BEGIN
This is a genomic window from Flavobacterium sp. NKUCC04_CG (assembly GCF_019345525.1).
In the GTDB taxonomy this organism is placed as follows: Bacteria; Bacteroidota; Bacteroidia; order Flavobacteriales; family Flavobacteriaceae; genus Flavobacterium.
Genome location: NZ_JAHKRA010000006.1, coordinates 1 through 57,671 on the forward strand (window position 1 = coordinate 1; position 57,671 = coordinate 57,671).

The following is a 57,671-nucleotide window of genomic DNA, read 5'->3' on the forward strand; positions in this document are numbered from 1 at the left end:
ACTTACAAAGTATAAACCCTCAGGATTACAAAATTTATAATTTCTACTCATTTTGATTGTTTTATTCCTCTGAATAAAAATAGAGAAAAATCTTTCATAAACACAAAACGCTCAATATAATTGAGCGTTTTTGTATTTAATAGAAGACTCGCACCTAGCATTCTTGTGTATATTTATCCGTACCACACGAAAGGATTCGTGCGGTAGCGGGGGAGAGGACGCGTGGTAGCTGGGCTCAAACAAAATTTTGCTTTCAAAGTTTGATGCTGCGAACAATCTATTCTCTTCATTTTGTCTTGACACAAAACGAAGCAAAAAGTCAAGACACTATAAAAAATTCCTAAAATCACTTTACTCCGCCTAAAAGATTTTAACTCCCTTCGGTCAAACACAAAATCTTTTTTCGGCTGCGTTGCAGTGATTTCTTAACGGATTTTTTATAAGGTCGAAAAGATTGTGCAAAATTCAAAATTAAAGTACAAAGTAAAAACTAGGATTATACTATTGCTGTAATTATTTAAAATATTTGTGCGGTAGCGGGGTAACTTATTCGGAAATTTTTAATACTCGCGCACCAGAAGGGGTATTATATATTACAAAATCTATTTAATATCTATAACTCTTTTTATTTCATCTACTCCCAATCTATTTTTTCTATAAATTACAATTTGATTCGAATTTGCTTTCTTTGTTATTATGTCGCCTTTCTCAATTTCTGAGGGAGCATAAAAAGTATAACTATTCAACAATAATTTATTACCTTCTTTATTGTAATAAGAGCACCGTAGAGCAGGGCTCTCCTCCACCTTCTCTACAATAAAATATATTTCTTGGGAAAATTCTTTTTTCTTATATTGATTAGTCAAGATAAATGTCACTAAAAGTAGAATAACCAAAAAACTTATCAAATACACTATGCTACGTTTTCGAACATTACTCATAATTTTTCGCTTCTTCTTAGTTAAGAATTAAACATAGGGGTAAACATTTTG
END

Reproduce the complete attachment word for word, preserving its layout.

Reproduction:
This is a genomic window from Flavobacterium sp. NKUCC04_CG (assembly GCF_019345525.1).
In the GTDB taxonomy this organism is placed as follows: Bacteria; Bacteroidota; Bacteroidia; order Flavobacteriales; family Flavobacteriaceae; genus Flavobacterium.
Genome location: NZ_JAHKRA010000006.1, coordinates 1 through 57,671 on the forward strand (window position 1 = coordinate 1; position 57,671 = coordinate 57,671).

The following is a 57,671-nucleotide window of genomic DNA, read 5'->3' on the forward strand; positions in this document are numbered from 1 at the left end:
ACTTACAAAGTATAAACCCTCAGGATTACAAAATTTATAATTTCTACTCATTTTGATTGTTTTATTCCTCTGAATAAAAATAGAGAAAAATCTTTCATAAACACAAAACGCTCAATATAATTGAGCGTTTTTGTATTTAATAGAAGACTCGCACCTAGCATTCTTGTGTATATTTATCCGTACCACACGAAAGGATTCGTGCGGTAGCGGGGGAGAGGACGCGTGGTAGCTGGGCTCAAACAAAATTTTGCTTTCAAAGTTTGATGCTGCGAACAATCTATTCTCTTCATTTTGTCTTGACACAAAACGAAGCAAAAAGTCAAGACACTATAAAAAATTCCTAAAATCACTTTACTCCGCCTAAAAGATTTTAACTCCCTTCGGTCAAACACAAAATCTTTTTTCGGCTGCGTTGCAGTGATTTCTTAACGGATTTTTTATAAGGTCGAAAAGATTGTGCAAAATTCAAAATTAAAGTACAAAGTAAAAACTAGGATTATACTATTGCTGTAATTATTTAAAATATTTGTGCGGTAGCGGGGTAACTTATTCGGAAATTTTTAATACTCGCGCACCAGAAGGGGTATTATATATTACAAAATCTATTTAATATCTATAACTCTTTTTATTTCATCTACTCCCAATCTATTTTTTCTATAAATTACAATTTGATTCGAATTTGCTTTCTTTGTTATTATGTCGCCTTTCTCAATTTCTGAGGGAGCATAAAAAGTATAACTATTCAACAATAATTTATTACCTTCTTTATTGTAATAAGAGCACCGTAGAGCAGGGCTCTCCTCCACCTTCTCTACAATAAAATATATTTCTTGGGAAAATTCTTTTTTCTTATATTGATTAGTCAAGATAAATGTCACTAAAAGTAGAATAACCAAAAAACTTATCAAATACACTATGCTACGTTTTCGAACATTACTCATAATTTTTCGCTTCTTCTTAGTTAAGAATTAAACATAGGGGTAAACATTTTG